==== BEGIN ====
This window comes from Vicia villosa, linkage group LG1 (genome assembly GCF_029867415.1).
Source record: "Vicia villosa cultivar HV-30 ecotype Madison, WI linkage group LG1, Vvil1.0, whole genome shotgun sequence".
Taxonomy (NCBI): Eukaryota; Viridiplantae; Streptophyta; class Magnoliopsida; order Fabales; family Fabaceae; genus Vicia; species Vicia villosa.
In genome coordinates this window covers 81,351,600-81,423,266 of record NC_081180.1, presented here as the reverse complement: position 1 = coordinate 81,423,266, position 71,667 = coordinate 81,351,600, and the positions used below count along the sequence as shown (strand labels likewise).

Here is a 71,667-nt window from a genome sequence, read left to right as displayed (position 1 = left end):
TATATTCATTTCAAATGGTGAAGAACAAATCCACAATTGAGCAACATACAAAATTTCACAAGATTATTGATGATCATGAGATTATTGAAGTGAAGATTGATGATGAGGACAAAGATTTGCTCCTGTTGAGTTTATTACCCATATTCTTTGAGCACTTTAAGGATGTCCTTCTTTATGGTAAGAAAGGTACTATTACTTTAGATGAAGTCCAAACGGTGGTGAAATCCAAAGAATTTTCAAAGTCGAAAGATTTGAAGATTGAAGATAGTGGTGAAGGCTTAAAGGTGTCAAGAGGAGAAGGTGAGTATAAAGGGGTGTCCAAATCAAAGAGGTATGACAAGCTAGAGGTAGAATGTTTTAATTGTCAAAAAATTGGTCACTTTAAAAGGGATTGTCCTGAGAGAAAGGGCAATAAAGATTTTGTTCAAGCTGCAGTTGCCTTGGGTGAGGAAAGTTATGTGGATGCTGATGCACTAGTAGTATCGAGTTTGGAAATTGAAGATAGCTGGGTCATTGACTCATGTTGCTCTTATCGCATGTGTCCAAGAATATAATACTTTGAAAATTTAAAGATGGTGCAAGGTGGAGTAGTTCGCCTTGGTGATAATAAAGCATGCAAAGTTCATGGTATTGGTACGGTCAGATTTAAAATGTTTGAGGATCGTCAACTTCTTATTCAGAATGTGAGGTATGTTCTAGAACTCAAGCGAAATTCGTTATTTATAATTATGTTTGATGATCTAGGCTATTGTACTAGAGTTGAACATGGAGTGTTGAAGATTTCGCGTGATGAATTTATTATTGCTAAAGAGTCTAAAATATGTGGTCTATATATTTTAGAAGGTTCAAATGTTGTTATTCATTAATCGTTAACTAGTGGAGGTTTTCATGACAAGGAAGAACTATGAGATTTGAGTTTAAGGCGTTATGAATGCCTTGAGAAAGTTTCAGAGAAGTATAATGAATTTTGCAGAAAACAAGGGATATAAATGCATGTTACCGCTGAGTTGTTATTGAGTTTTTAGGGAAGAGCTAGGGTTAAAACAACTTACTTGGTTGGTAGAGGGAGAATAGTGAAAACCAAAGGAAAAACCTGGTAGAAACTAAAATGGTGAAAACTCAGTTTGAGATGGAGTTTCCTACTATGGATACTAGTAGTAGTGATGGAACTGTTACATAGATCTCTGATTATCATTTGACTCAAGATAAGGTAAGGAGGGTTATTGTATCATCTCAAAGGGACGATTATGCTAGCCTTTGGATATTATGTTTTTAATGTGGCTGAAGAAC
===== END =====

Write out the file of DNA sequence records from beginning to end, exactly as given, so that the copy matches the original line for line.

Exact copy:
This window comes from Vicia villosa, linkage group LG1 (genome assembly GCF_029867415.1).
Source record: "Vicia villosa cultivar HV-30 ecotype Madison, WI linkage group LG1, Vvil1.0, whole genome shotgun sequence".
Taxonomy (NCBI): Eukaryota; Viridiplantae; Streptophyta; class Magnoliopsida; order Fabales; family Fabaceae; genus Vicia; species Vicia villosa.
In genome coordinates this window covers 81,351,600-81,423,266 of record NC_081180.1, presented here as the reverse complement: position 1 = coordinate 81,423,266, position 71,667 = coordinate 81,351,600, and the positions used below count along the sequence as shown (strand labels likewise).

Here is a 71,667-nt window from a genome sequence, read left to right as displayed (position 1 = left end):
TATATTCATTTCAAATGGTGAAGAACAAATCCACAATTGAGCAACATACAAAATTTCACAAGATTATTGATGATCATGAGATTATTGAAGTGAAGATTGATGATGAGGACAAAGATTTGCTCCTGTTGAGTTTATTACCCATATTCTTTGAGCACTTTAAGGATGTCCTTCTTTATGGTAAGAAAGGTACTATTACTTTAGATGAAGTCCAAACGGTGGTGAAATCCAAAGAATTTTCAAAGTCGAAAGATTTGAAGATTGAAGATAGTGGTGAAGGCTTAAAGGTGTCAAGAGGAGAAGGTGAGTATAAAGGGGTGTCCAAATCAAAGAGGTATGACAAGCTAGAGGTAGAATGTTTTAATTGTCAAAAAATTGGTCACTTTAAAAGGGATTGTCCTGAGAGAAAGGGCAATAAAGATTTTGTTCAAGCTGCAGTTGCCTTGGGTGAGGAAAGTTATGTGGATGCTGATGCACTAGTAGTATCGAGTTTGGAAATTGAAGATAGCTGGGTCATTGACTCATGTTGCTCTTATCGCATGTGTCCAAGAATATAATACTTTGAAAATTTAAAGATGGTGCAAGGTGGAGTAGTTCGCCTTGGTGATAATAAAGCATGCAAAGTTCATGGTATTGGTACGGTCAGATTTAAAATGTTTGAGGATCGTCAACTTCTTATTCAGAATGTGAGGTATGTTCTAGAACTCAAGCGAAATTCGTTATTTATAATTATGTTTGATGATCTAGGCTATTGTACTAGAGTTGAACATGGAGTGTTGAAGATTTCGCGTGATGAATTTATTATTGCTAAAGAGTCTAAAATATGTGGTCTATATATTTTAGAAGGTTCAAATGTTGTTATTCATTAATCGTTAACTAGTGGAGGTTTTCATGACAAGGAAGAACTATGAGATTTGAGTTTAAGGCGTTATGAATGCCTTGAGAAAGTTTCAGAGAAGTATAATGAATTTTGCAGAAAACAAGGGATATAAATGCATGTTACCGCTGAGTTGTTATTGAGTTTTTAGGGAAGAGCTAGGGTTAAAACAACTTACTTGGTTGGTAGAGGGAGAATAGTGAAAACCAAAGGAAAAACCTGGTAGAAACTAAAATGGTGAAAACTCAGTTTGAGATGGAGTTTCCTACTATGGATACTAGTAGTAGTGATGGAACTGTTACATAGATCTCTGATTATCATTTGACTCAAGATAAGGTAAGGAGGGTTATTGTATCATCTCAAAGGGACGATTATGCTAGCCTTTGGATATTATGTTTTTAATGTGGCTGAAGAAC